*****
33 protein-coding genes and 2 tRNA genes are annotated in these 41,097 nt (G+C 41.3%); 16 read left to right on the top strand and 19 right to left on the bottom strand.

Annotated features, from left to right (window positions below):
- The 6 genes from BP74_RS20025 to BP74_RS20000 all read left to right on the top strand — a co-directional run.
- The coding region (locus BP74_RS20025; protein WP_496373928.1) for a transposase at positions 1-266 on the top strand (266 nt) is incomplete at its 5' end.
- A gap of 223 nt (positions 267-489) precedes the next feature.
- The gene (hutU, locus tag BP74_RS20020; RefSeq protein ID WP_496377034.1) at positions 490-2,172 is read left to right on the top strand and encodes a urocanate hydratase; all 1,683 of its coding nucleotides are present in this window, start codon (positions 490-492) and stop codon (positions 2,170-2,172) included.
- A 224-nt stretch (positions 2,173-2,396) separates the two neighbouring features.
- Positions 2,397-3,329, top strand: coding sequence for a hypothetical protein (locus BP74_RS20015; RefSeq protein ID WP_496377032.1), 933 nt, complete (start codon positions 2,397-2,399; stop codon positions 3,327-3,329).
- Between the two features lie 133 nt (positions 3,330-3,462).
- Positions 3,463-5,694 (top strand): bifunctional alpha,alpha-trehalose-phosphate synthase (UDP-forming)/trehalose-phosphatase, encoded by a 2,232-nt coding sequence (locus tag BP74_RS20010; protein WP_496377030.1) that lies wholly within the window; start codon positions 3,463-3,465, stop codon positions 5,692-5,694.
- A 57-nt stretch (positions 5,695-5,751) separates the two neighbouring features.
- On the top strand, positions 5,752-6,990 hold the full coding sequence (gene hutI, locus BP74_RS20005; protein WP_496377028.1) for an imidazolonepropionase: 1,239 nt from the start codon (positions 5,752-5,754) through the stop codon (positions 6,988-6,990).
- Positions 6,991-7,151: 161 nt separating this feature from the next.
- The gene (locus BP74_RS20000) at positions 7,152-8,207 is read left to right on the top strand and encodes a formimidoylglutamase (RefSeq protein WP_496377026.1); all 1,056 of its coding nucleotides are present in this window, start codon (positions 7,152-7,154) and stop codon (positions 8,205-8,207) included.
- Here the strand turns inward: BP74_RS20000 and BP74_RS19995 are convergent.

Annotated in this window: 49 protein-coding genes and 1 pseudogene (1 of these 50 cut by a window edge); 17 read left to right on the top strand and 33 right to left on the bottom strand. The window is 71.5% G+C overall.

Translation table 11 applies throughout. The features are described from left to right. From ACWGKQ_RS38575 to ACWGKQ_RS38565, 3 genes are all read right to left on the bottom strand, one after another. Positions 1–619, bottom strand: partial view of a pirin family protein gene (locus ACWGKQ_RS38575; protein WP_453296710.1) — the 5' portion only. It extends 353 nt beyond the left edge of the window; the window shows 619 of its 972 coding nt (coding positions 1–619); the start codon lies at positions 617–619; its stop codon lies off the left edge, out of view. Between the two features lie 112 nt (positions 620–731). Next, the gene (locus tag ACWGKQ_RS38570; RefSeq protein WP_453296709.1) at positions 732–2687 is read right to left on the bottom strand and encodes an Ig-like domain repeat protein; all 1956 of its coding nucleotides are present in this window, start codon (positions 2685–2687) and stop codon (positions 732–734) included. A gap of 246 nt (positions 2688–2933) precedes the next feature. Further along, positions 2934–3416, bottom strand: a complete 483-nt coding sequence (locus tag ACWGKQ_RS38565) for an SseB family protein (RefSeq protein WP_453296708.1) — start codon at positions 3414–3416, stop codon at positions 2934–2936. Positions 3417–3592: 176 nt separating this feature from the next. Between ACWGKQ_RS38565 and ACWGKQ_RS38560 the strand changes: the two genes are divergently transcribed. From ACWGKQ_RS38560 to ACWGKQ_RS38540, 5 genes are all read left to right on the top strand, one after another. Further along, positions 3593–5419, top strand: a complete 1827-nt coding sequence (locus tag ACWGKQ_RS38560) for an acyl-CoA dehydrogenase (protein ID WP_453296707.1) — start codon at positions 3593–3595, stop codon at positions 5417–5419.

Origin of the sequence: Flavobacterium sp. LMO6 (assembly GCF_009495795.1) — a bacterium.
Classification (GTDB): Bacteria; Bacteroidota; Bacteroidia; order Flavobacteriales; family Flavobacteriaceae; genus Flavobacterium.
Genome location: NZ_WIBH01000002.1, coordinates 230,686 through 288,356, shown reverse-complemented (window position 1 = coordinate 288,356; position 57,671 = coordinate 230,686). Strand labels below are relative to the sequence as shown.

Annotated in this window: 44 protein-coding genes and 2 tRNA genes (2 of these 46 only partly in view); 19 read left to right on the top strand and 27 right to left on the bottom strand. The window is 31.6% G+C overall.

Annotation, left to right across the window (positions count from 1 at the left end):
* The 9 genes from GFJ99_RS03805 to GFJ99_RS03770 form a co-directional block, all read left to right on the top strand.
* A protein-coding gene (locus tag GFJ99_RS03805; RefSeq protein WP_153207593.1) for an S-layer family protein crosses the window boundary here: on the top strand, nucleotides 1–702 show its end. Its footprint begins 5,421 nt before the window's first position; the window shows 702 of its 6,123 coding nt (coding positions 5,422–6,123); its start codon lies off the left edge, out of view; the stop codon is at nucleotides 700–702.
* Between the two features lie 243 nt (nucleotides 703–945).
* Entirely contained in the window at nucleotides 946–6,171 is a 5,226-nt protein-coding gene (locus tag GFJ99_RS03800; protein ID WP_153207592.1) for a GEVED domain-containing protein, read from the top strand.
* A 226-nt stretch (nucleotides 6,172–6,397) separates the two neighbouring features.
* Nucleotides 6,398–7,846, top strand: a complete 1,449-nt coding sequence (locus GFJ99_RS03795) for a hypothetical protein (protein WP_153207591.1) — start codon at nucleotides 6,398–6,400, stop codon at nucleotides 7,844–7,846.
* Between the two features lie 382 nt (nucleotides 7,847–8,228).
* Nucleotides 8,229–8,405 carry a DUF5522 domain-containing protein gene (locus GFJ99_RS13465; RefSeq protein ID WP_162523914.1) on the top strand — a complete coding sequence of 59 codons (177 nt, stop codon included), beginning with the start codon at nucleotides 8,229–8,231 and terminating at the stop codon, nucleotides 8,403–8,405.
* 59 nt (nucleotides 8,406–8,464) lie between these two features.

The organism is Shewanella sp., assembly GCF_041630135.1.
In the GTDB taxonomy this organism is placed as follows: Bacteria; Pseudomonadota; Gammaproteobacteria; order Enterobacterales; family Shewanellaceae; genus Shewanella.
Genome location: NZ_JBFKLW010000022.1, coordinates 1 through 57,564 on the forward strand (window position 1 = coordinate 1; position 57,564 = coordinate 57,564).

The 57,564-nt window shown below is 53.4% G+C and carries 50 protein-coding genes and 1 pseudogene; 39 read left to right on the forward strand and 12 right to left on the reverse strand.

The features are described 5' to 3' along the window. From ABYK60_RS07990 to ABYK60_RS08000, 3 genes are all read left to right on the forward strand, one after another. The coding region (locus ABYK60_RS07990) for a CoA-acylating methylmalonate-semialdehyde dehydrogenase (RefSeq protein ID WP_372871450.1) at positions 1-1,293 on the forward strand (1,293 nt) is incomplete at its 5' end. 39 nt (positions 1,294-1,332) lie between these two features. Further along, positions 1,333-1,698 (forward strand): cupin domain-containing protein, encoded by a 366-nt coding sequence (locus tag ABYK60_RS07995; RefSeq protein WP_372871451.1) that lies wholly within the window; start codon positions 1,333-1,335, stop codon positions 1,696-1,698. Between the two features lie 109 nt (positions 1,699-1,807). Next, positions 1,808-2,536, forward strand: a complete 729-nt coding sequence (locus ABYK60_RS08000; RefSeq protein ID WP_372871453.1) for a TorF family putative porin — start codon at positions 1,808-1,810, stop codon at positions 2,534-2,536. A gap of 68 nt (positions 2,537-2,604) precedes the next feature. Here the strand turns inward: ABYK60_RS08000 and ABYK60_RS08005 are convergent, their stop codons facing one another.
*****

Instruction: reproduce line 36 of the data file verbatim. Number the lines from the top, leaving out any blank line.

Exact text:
The features are described 5' to 3' along the window. From ABYK60_RS07990 to ABYK60_RS08000, 3 genes are all read left to right on the forward strand, one after another. The coding region (locus ABYK60_RS07990) for a CoA-acylating methylmalonate-semialdehyde dehydrogenase (RefSeq protein ID WP_372871450.1) at positions 1-1,293 on the forward strand (1,293 nt) is incomplete at its 5' end. 39 nt (positions 1,294-1,332) lie between these two features. Further along, positions 1,333-1,698 (forward strand): cupin domain-containing protein, encoded by a 366-nt coding sequence (locus tag ABYK60_RS07995; RefSeq protein WP_372871451.1) that lies wholly within the window; start codon positions 1,333-1,335, stop codon positions 1,696-1,698. Between the two features lie 109 nt (positions 1,699-1,807). Next, positions 1,808-2,536, forward strand: a complete 729-nt coding sequence (locus ABYK60_RS08000; RefSeq protein ID WP_372871453.1) for a TorF family putative porin — start codon at positions 1,808-1,810, stop codon at positions 2,534-2,536. A gap of 68 nt (positions 2,537-2,604) precedes the next feature. Here the strand turns inward: ABYK60_RS08000 and ABYK60_RS08005 are convergent, their stop codons facing one another.